and this sets the tone for the this short.

‘Morning Noon and Night’ is a very sweet cartoon and somewhat reminiscent of
Walt Disney's "Birds in Spring" from earlier that year. Athough it doesn’t come
 near that cartoon in quality, it shows that Fleischer was getting more ambitious.
This ambition would lead to the launch of the "Color Classics" in 1934.

Wednesday, October 5, 2011

Thursday, October 5, 1933

Ruth Ray came by this morning but she didn't come till too late. I walked home with her tonight.

Vernon "Verne" C. Miller (August 25, 1896-November 29, 1933)

A freelance Prohibition gunman, bootlegger, bank robber and former sheriff in
South Dakota, Miller was the only identified member of the Kansas City Massacre.
Miller left Kansas City immediately after the massacre and fled to New York while
his girlfriend, Vivian Gibson, hid in Chicago. On October 5, 1933, FBI agents located her
apartment just days before Miller appeared at the door. He managed to escape
through a flurry of bullets. With lawmen and members of the criminal underworld
after him, his days were numbered. On November 29, 1933, a motorist traveling
outside of Detroit discovered a mutilated, naked body alongside the road. Fingerprints
taken confirmed that Miller's days were over. His date of death was listed as the
day he was found.

Tuesday, October 4, 2011

Wednesday, October 4, 1933

Went swimming today. It sure got cold in the pool. Tonight I washed the dishes for Mother.

Katz Drug Company - Kansas
In the midst of the Great Depression, "Ike" and Mike Katz opened their first
building outside Kansas City's central business district, at Main Street and Westport
Road. When it opened it was the largest drug store in the world at 20,000 square feet.

The store hosted 29 cash registers, parking assistance, air conditioning, and the 
company's trademark sign with a large black cat wearing a bowtie. The logo was of
course a play on the name Katz. (Although the building is currently empty, its unique
art deco clock tower is still a familiar sight in Westport today.)

Monday, October 3, 2011

Tuesday, October 3, 1933

We played volleyball tonight after school but our team, "The Blue Eagles," didn't win. I sewed a little after supper.

Singer 221 Featherweight Sewing Machine
Case with bluish-green interior and full tray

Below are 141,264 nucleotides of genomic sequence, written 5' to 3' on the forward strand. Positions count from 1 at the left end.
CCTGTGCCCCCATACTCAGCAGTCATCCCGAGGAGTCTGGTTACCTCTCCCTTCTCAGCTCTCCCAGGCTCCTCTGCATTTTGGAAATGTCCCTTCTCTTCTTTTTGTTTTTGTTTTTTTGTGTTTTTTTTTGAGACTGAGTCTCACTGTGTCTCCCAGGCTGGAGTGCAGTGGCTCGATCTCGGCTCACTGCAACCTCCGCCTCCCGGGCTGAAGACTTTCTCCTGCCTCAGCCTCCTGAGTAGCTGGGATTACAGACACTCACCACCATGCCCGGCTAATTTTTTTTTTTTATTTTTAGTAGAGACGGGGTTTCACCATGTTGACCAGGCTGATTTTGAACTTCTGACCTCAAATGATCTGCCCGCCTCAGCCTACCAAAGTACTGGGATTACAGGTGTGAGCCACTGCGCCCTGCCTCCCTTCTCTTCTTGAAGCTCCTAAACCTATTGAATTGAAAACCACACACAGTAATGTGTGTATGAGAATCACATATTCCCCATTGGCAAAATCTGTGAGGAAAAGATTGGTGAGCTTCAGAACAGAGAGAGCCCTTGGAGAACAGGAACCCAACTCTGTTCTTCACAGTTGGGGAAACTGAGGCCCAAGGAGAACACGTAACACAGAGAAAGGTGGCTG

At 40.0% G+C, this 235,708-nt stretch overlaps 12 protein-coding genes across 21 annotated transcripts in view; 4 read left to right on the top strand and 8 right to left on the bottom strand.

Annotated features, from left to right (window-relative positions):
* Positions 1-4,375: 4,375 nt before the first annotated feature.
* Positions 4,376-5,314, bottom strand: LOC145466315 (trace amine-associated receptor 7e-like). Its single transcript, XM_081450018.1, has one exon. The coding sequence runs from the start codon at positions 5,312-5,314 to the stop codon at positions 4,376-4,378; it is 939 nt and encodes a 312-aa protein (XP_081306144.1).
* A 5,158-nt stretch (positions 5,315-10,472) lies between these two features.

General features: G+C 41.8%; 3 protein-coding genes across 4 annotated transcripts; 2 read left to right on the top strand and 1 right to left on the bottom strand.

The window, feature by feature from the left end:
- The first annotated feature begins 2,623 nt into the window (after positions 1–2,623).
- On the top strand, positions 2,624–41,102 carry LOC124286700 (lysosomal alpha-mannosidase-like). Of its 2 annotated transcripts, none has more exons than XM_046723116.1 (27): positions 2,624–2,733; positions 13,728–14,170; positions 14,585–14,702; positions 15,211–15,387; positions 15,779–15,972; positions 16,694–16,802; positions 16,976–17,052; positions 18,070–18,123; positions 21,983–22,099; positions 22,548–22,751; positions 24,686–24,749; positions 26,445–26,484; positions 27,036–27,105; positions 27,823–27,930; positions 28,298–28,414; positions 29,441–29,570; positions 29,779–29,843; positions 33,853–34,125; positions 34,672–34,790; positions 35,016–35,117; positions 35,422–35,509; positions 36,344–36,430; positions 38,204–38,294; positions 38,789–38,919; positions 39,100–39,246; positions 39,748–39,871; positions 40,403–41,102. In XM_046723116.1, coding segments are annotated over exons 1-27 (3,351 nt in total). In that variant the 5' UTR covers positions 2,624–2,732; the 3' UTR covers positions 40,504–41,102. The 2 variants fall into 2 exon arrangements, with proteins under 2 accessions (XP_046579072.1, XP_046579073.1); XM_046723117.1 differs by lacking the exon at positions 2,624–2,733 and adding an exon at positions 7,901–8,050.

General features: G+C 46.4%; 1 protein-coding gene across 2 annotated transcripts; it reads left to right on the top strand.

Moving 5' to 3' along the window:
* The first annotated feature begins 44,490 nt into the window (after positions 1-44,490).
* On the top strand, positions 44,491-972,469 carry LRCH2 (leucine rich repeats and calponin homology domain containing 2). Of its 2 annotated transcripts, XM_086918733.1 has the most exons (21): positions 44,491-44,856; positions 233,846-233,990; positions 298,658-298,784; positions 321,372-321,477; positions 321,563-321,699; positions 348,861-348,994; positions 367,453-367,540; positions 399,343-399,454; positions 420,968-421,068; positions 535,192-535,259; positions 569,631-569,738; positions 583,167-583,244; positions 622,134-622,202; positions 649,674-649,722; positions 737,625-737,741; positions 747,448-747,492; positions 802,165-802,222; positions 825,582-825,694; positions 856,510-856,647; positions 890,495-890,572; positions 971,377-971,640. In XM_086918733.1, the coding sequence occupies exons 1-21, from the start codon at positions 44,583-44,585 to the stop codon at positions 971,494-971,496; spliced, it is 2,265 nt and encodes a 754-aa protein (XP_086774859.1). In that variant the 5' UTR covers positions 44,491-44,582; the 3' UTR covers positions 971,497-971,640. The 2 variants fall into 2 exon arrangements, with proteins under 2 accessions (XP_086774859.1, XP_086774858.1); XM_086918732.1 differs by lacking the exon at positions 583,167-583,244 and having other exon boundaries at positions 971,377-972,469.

Serial Number AD550866
Manufactured October 3, 1933

The Singer Featherweight portable sewing machine is a model made by that company
 between 1933 and 1964. The machine (model 221), adapted from an earlier portable, the
Standard SewHandy (which company was bought out by Singer) weighs about 11 pounds
 and has been found to be an ideal machine for quilters and other sewers to take to classes
 or "on location." Very quiet and sturdily made with all-metal parts (mostly aluminum),
 the Featherweight sews only straight stitches but it sews them very well. Even the
oldest machines, if they've been cared for, still sew wonderfully.

Sunday, October 2, 2011

Monday, October 2, 1933

Went to school. Our side won the volleyball game. Mother washed clothes today and I brought them in from the line. It was pretty cool outside.

Recorded beginning October 2, 1933

Benny Goodman (cl) Bud Freeman (ts) Adrian Rollini (bass sax) Joe Venuti (vln)
Joe Sullivan (p) Dick McDonough (g) Neil Marshall (d) - NYC, October 2, 1933

Manny Klein, Charlie Teagarden (tp) Jack Teagarden (tb, vo) Benny Goodman (cl) Art
Karle (ts) Joe Sullivan (p) Dick McDonough (g) Artie Bernstein (b) Gene Krupa (d)
- NYC, October 18, 1933

+ Frank Froeba (p) replaces Joe Sullivan - NYC, October 27, 1933

Nate Kazebier (tp) Joe Harris (tb) Benny Goodman (cl) Dick Clark (ts) Jess Stacy (p)
Allan Reuss (g) Israel Crosby (b) Gene Krupa (d) - Chicago, IL, November 19, 1935

Saturday, October 1, 2011

Sunday, October 1, 1933

Mother and I went to church. I went out and played with Betty, Joyce and Baby Doll. Ollie was over.

October 1, 1933
"Baby Face"
October 1, 1933
Starring Barbara Stanwyck as Lily Powers
Genre: Drama
Run time: 71 minutes

"Baby Face" is a good example of the kind of spitfire lead female characters
that appeared in the cinema of pre-code Hollywood. Lily Powers (Barbara Stanwyck)
works as a barmaid in her father's factory-town saloon where she learns to deal with
the unwanted advances of male customers. When her father dies, she moves to New York
 City with her maid, Chico (Theresa Harris), to become a ruthless gold digger. First she meets
 office boy Jimmy McCoy (a young John Wayne in an uncharacteristically clean-cut role) who
 helps her get a job at the Gotham Trust Company. From there, she seduces and discards various 
men (George Brent, Donald Cook, Henry Kolker) as she sleeps her way to the top of the
company. Jealously between the men causes a murder scene, so Lily takes her furs and jewels
 and moves to Paris with Chico.

Note: The production code censors tacked on an ending that featured Lily
giving away her money and returning to her home town with Brent.